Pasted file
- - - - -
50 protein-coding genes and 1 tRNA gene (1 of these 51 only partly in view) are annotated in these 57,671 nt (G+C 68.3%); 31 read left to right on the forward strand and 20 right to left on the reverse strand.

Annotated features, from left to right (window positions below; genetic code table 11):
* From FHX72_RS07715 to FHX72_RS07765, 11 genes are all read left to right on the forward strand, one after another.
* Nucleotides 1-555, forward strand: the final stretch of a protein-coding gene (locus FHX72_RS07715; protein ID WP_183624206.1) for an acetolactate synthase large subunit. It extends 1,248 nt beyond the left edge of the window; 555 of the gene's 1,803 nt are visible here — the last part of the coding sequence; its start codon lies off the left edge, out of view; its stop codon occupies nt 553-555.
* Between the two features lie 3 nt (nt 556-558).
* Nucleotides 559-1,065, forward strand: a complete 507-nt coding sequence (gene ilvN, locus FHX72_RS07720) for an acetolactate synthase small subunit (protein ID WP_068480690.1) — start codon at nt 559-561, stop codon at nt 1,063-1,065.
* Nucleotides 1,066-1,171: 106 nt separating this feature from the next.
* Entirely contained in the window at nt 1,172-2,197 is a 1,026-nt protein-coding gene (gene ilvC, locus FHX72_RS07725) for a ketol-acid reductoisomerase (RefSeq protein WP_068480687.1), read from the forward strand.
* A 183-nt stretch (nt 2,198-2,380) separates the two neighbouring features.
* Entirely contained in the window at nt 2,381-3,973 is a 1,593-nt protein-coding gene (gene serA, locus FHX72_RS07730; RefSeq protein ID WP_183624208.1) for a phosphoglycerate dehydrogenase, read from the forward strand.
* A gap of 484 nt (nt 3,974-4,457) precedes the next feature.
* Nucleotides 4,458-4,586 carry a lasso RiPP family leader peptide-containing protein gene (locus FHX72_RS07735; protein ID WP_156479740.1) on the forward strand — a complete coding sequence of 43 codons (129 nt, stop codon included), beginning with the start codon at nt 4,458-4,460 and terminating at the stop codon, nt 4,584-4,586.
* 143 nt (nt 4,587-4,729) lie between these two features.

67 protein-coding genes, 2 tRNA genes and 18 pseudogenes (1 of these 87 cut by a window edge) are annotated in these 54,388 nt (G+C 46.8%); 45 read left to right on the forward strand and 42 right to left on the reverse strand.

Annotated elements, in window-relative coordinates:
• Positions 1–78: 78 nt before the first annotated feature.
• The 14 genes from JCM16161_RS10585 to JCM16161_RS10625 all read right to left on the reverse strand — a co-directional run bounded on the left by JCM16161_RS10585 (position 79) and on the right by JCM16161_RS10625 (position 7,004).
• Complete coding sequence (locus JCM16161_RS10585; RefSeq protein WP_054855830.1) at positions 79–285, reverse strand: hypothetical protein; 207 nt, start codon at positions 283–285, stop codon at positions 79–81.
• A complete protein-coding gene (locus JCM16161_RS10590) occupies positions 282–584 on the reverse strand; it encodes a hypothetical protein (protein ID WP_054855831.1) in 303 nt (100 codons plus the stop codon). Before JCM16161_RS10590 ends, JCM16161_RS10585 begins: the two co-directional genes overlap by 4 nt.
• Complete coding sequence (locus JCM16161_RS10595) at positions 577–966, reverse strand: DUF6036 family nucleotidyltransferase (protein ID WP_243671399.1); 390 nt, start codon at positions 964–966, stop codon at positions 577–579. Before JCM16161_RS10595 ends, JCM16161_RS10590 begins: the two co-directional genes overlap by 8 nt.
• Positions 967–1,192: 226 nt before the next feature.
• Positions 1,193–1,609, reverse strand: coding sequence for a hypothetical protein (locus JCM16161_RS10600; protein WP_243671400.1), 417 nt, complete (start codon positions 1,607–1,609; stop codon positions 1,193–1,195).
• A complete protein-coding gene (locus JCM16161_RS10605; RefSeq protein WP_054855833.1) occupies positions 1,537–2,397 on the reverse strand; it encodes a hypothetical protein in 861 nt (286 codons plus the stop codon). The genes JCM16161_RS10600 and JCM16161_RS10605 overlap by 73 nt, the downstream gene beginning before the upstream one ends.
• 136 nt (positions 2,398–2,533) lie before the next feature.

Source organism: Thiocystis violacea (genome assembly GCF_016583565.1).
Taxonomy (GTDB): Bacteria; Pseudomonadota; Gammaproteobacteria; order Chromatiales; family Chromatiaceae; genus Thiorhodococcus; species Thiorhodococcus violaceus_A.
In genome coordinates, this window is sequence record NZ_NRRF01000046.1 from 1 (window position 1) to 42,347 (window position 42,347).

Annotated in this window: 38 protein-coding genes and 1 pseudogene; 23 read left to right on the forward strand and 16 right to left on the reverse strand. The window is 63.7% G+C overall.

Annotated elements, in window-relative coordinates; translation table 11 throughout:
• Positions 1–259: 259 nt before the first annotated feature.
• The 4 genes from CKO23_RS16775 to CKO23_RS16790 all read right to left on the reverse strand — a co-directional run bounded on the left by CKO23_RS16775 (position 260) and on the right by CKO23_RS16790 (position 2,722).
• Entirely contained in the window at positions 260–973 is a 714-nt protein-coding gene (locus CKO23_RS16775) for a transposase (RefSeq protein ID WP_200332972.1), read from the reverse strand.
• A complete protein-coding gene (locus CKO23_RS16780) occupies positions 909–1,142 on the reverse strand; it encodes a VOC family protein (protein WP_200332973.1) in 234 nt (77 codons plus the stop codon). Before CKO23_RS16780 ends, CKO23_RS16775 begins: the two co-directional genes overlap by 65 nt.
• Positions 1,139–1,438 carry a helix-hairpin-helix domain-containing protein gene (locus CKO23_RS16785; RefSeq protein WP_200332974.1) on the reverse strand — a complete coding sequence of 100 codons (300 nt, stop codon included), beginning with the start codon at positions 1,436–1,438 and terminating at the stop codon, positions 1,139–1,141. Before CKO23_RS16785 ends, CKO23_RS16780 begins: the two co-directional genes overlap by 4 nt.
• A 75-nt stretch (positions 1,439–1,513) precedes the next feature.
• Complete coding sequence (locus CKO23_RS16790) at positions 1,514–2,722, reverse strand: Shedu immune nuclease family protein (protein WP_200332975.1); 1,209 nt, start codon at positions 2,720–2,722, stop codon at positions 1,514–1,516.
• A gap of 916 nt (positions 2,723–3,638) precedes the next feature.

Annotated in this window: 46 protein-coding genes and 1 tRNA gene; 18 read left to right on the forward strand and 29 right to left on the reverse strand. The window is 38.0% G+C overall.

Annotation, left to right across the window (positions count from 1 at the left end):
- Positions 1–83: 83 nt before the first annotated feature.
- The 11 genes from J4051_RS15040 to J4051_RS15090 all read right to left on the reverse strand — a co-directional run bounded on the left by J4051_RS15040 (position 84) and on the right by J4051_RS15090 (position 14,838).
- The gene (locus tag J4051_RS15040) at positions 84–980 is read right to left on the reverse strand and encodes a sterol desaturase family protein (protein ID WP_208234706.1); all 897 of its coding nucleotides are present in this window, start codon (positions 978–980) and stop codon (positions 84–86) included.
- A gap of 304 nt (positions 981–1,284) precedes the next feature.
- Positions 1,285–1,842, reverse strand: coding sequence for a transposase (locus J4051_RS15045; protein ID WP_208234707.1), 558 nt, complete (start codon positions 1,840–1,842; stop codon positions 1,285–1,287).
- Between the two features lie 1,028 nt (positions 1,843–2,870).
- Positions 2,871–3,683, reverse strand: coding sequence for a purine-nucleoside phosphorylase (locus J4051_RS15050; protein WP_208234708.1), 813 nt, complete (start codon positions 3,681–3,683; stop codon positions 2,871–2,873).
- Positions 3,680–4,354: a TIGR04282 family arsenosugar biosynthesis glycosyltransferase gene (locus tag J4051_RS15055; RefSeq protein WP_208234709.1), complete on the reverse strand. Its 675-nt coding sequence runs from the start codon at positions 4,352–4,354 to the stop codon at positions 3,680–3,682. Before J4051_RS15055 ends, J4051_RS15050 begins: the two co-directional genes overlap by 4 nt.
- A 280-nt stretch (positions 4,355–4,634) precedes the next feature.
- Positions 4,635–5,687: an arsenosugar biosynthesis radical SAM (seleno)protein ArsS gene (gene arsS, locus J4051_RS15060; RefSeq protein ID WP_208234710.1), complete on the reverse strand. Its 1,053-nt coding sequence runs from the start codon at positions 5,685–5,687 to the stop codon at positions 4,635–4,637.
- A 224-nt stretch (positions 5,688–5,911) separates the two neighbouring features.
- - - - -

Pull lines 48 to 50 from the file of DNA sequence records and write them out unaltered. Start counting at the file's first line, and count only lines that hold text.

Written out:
- A 280-nt stretch (positions 4,355–4,634) precedes the next feature.
- Positions 4,635–5,687: an arsenosugar biosynthesis radical SAM (seleno)protein ArsS gene (gene arsS, locus J4051_RS15060; RefSeq protein ID WP_208234710.1), complete on the reverse strand. Its 1,053-nt coding sequence runs from the start codon at positions 5,685–5,687 to the stop codon at positions 4,635–4,637.
- A 224-nt stretch (positions 5,688–5,911) separates the two neighbouring features.